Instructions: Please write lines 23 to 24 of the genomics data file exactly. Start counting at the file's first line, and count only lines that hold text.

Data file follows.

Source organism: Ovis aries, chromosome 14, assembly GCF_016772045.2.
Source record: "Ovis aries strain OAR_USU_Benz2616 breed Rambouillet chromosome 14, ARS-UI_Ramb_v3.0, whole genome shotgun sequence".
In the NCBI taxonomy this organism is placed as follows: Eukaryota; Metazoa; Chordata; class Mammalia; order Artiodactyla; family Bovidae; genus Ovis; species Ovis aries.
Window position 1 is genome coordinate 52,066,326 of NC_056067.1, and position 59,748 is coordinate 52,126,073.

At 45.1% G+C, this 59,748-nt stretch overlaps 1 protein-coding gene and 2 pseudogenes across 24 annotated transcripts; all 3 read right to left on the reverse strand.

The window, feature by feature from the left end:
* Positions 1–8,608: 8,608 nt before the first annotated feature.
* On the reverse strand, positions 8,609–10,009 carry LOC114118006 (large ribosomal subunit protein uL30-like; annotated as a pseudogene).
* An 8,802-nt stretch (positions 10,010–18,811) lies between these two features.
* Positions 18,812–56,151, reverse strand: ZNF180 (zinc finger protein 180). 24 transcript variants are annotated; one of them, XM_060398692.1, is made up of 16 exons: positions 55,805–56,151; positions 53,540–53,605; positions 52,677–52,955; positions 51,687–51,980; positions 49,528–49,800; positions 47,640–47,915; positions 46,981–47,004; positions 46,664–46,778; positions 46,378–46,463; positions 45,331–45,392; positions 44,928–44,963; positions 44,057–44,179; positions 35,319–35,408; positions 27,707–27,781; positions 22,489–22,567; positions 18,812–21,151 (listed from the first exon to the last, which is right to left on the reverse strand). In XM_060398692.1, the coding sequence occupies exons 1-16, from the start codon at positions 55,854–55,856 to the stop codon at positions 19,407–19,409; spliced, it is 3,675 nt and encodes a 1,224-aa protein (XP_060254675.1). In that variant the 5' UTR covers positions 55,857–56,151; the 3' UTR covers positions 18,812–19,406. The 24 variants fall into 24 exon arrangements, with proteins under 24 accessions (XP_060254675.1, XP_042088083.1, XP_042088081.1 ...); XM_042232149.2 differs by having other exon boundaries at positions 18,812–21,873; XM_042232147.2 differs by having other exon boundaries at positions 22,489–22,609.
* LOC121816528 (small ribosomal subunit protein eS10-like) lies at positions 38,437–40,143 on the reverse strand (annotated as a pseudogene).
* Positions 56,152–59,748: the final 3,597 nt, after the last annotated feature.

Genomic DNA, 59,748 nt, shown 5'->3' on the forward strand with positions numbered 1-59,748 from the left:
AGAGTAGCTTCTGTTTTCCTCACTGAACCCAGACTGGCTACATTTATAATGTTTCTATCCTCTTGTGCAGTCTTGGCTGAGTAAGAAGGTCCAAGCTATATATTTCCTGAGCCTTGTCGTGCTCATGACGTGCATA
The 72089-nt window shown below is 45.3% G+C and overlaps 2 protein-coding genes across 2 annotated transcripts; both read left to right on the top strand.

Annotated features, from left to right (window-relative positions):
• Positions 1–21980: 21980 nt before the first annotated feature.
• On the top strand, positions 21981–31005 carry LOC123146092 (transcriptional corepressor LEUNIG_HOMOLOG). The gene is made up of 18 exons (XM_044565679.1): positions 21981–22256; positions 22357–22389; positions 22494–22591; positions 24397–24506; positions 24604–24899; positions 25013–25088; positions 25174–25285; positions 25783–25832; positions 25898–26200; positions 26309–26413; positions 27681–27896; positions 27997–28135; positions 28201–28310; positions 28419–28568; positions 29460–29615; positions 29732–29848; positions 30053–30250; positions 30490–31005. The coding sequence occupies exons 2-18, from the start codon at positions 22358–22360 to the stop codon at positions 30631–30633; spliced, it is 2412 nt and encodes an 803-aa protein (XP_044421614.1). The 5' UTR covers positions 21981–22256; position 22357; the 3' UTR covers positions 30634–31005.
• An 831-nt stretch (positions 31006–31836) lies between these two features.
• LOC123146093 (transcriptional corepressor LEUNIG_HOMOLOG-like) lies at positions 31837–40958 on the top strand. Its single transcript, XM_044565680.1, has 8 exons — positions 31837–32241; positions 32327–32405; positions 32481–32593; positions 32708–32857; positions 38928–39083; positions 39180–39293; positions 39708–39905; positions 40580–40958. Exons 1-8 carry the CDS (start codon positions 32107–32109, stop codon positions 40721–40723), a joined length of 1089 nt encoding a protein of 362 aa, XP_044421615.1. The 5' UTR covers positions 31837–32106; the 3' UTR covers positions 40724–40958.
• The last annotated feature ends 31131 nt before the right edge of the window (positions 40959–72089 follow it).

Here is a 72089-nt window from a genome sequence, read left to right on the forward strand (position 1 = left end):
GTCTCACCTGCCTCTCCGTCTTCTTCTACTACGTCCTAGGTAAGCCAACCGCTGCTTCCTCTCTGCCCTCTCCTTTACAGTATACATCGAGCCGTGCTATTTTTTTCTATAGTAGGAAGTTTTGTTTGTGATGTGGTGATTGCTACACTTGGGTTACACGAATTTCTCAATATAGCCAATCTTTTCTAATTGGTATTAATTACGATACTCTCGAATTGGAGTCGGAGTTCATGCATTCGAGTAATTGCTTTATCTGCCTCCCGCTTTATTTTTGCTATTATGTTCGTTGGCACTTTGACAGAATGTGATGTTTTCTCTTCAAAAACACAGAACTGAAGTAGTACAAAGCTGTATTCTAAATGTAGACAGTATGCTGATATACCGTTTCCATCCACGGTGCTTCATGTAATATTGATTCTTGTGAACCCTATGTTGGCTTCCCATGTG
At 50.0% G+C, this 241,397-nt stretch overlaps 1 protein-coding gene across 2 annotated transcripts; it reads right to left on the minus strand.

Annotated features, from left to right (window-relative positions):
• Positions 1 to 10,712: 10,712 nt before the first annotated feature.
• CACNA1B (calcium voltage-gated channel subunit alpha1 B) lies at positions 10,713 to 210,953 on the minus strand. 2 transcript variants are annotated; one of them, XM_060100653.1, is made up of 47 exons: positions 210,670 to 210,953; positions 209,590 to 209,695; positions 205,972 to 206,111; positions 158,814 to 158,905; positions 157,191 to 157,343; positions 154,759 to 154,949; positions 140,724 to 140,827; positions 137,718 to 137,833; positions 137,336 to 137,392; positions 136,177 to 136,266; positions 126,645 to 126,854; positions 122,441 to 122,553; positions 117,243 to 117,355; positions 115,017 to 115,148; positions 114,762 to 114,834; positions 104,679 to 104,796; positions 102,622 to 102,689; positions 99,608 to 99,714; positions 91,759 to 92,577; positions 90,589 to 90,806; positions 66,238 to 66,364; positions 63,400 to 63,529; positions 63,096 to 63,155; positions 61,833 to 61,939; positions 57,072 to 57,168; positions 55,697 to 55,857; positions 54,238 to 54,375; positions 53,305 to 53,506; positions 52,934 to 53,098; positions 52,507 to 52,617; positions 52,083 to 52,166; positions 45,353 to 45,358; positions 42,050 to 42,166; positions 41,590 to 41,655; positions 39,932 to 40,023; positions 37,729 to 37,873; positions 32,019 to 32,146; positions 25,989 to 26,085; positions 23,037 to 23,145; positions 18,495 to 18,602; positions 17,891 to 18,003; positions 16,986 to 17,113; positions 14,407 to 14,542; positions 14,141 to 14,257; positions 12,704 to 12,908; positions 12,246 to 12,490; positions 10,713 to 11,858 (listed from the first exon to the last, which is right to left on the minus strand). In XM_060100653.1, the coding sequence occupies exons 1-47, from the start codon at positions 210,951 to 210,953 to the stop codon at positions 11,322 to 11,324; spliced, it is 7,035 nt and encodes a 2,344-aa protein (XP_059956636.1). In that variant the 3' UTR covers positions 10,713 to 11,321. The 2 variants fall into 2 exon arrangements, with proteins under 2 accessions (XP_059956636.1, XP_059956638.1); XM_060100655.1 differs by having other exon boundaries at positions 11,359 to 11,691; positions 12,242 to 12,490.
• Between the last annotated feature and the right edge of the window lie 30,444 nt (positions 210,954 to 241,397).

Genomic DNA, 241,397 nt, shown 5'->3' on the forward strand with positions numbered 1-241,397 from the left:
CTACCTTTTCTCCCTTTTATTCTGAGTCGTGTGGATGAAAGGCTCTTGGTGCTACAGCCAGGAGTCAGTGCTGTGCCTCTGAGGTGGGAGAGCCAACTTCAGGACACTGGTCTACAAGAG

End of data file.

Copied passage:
GTCTCACCTGCCTCTCCGTCTTCTTCTACTACGTCCTAGGTAAGCCAACCGCTGCTTCCTCTCTGCCCTCTCCTTTACAGTATACATCGAGCCGTGCTATTTTTTTCTATAGTAGGAAGTTTTGTTTGTGATGTGGTGATTGCTACACTTGGGTTACACGAATTTCTCAATATAGCCAATCTTTTCTAATTGGTATTAATTACGATACTCTCGAATTGGAGTCGGAGTTCATGCATTCGAGTAATTGCTTTATCTGCCTCCCGCTTTATTTTTGCTATTATGTTCGTTGGCACTTTGACAGAATGTGATGTTTTCTCTTCAAAAACACAGAACTGAAGTAGTACAAAGCTGTATTCTAAATGTAGACAGTATGCTGATATACCGTTTCCATCCACGGTGCTTCATGTAATATTGATTCTTGTGAACCCTATGTTGGCTTCCCATGTG
At 50.0% G+C, this 241,397-nt stretch overlaps 1 protein-coding gene across 2 annotated transcripts; it reads right to left on the minus strand.